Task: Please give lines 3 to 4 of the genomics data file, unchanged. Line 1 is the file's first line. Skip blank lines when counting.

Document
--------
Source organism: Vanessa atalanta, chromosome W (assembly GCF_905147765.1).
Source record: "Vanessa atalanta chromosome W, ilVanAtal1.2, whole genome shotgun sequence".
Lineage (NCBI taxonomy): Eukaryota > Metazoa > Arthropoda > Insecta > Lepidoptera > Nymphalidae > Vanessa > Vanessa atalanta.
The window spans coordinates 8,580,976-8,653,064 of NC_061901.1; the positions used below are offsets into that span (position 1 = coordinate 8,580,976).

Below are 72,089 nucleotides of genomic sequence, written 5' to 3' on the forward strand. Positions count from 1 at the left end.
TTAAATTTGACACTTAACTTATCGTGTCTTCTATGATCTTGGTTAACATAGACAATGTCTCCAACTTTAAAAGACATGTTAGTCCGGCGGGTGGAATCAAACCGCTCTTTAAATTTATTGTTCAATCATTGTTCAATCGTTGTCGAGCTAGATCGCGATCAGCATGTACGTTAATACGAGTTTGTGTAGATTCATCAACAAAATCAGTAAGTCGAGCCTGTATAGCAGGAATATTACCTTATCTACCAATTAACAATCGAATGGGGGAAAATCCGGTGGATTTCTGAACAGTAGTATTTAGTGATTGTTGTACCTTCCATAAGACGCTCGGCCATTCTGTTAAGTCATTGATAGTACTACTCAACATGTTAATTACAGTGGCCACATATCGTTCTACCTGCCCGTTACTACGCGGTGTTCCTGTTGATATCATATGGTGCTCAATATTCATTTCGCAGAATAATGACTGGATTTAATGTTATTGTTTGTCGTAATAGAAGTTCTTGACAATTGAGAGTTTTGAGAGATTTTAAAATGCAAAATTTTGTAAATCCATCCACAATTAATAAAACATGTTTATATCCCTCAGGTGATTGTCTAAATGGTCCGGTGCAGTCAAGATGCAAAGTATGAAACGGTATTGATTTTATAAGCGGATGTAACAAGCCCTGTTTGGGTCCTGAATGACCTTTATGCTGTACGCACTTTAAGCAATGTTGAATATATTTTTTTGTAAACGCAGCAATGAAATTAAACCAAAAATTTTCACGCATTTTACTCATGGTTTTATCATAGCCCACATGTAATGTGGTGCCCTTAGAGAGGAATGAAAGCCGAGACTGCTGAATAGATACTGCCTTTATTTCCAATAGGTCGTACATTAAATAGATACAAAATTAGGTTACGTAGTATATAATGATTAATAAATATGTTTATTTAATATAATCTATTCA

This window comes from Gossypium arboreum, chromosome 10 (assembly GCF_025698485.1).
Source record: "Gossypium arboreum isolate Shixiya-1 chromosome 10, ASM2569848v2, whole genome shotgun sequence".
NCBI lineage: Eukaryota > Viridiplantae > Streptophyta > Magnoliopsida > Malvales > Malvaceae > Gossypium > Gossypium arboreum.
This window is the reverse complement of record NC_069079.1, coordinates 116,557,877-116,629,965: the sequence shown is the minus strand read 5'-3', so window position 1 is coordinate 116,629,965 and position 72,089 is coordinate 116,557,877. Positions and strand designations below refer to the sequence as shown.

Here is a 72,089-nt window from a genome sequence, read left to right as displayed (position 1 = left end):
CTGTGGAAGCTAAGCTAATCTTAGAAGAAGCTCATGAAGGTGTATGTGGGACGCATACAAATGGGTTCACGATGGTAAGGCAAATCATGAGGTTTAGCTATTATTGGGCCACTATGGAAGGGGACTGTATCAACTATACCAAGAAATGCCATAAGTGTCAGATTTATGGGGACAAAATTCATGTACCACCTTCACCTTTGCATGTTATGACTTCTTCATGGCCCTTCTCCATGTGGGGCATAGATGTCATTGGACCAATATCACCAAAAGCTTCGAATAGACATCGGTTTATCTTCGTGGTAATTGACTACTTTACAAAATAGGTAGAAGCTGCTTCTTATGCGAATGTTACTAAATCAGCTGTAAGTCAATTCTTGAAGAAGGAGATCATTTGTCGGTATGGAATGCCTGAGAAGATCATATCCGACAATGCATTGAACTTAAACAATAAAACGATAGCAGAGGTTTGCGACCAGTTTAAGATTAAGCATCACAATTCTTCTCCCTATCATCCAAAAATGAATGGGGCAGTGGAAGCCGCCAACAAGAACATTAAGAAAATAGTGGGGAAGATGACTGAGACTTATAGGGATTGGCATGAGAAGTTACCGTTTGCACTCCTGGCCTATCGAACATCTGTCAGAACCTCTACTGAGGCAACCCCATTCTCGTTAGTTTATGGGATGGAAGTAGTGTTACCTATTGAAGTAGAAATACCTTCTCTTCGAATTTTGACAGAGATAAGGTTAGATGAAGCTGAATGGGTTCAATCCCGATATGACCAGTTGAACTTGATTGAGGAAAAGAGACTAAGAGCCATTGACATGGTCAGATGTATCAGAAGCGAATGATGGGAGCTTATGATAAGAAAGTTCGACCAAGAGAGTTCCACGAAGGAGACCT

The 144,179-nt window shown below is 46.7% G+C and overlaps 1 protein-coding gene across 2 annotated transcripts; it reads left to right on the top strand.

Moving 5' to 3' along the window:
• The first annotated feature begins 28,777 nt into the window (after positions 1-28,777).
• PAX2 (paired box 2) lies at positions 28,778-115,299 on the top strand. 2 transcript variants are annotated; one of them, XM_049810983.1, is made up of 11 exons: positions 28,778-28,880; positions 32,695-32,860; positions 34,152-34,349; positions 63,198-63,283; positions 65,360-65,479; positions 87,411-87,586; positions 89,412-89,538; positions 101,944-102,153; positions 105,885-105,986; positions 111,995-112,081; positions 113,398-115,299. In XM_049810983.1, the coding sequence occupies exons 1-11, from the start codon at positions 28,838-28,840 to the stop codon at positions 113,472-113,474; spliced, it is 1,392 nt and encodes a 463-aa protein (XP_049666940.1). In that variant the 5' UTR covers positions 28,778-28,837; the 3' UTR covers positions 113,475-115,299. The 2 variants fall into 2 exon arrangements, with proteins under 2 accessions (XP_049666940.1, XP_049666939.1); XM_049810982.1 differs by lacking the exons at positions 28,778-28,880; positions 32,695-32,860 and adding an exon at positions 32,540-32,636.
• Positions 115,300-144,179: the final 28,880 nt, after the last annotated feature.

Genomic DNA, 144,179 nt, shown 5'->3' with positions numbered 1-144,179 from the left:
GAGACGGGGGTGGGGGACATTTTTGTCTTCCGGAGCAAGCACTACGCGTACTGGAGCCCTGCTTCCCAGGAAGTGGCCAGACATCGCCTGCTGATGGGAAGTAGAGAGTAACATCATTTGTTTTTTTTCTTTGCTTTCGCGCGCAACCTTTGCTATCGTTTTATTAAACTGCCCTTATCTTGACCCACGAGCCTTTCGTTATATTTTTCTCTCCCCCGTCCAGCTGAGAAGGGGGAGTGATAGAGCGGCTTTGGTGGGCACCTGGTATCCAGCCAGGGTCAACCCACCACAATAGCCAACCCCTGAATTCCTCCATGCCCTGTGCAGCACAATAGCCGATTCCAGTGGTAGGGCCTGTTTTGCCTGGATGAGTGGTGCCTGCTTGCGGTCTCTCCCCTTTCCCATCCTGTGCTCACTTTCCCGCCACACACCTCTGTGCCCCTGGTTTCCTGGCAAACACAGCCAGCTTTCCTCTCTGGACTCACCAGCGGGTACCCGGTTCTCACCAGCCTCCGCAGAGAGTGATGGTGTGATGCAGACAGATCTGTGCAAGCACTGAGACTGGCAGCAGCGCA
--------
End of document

Lineage (NCBI taxonomy): Eukaryota > Metazoa > Arthropoda > Insecta > Lepidoptera > Nymphalidae > Vanessa > Vanessa atalanta.
The window spans coordinates 8,580,976-8,653,064 of NC_061901.1; the positions used below are offsets into that span (position 1 = coordinate 8,580,976).